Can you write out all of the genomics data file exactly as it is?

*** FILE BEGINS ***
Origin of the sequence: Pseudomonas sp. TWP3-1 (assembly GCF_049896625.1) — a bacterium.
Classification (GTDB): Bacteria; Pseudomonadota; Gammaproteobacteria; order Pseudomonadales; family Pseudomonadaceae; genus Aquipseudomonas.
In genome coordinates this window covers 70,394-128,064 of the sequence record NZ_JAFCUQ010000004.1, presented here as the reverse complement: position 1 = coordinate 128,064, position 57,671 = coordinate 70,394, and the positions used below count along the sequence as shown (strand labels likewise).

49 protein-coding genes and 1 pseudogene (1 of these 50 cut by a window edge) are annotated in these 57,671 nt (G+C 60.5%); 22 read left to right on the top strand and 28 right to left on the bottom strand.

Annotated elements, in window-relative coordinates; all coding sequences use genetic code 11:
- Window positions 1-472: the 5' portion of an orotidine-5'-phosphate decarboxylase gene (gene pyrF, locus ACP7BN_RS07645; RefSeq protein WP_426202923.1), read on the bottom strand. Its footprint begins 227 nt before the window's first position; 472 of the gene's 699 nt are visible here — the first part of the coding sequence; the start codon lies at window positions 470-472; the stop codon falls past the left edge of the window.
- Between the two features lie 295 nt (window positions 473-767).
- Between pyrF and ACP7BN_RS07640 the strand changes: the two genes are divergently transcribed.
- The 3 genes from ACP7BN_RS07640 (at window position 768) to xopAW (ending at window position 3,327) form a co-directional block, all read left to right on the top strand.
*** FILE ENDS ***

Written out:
Origin of the sequence: Pseudomonas sp. TWP3-1 (assembly GCF_049896625.1) — a bacterium.
Classification (GTDB): Bacteria; Pseudomonadota; Gammaproteobacteria; order Pseudomonadales; family Pseudomonadaceae; genus Aquipseudomonas.
In genome coordinates this window covers 70,394-128,064 of the sequence record NZ_JAFCUQ010000004.1, presented here as the reverse complement: position 1 = coordinate 128,064, position 57,671 = coordinate 70,394, and the positions used below count along the sequence as shown (strand labels likewise).

49 protein-coding genes and 1 pseudogene (1 of these 50 cut by a window edge) are annotated in these 57,671 nt (G+C 60.5%); 22 read left to right on the top strand and 28 right to left on the bottom strand.

Annotated elements, in window-relative coordinates; all coding sequences use genetic code 11:
- Window positions 1-472: the 5' portion of an orotidine-5'-phosphate decarboxylase gene (gene pyrF, locus ACP7BN_RS07645; RefSeq protein WP_426202923.1), read on the bottom strand. Its footprint begins 227 nt before the window's first position; 472 of the gene's 699 nt are visible here — the first part of the coding sequence; the start codon lies at window positions 470-472; the stop codon falls past the left edge of the window.
- Between the two features lie 295 nt (window positions 473-767).
- Between pyrF and ACP7BN_RS07640 the strand changes: the two genes are divergently transcribed.
- The 3 genes from ACP7BN_RS07640 (at window position 768) to xopAW (ending at window position 3,327) form a co-directional block, all read left to right on the top strand.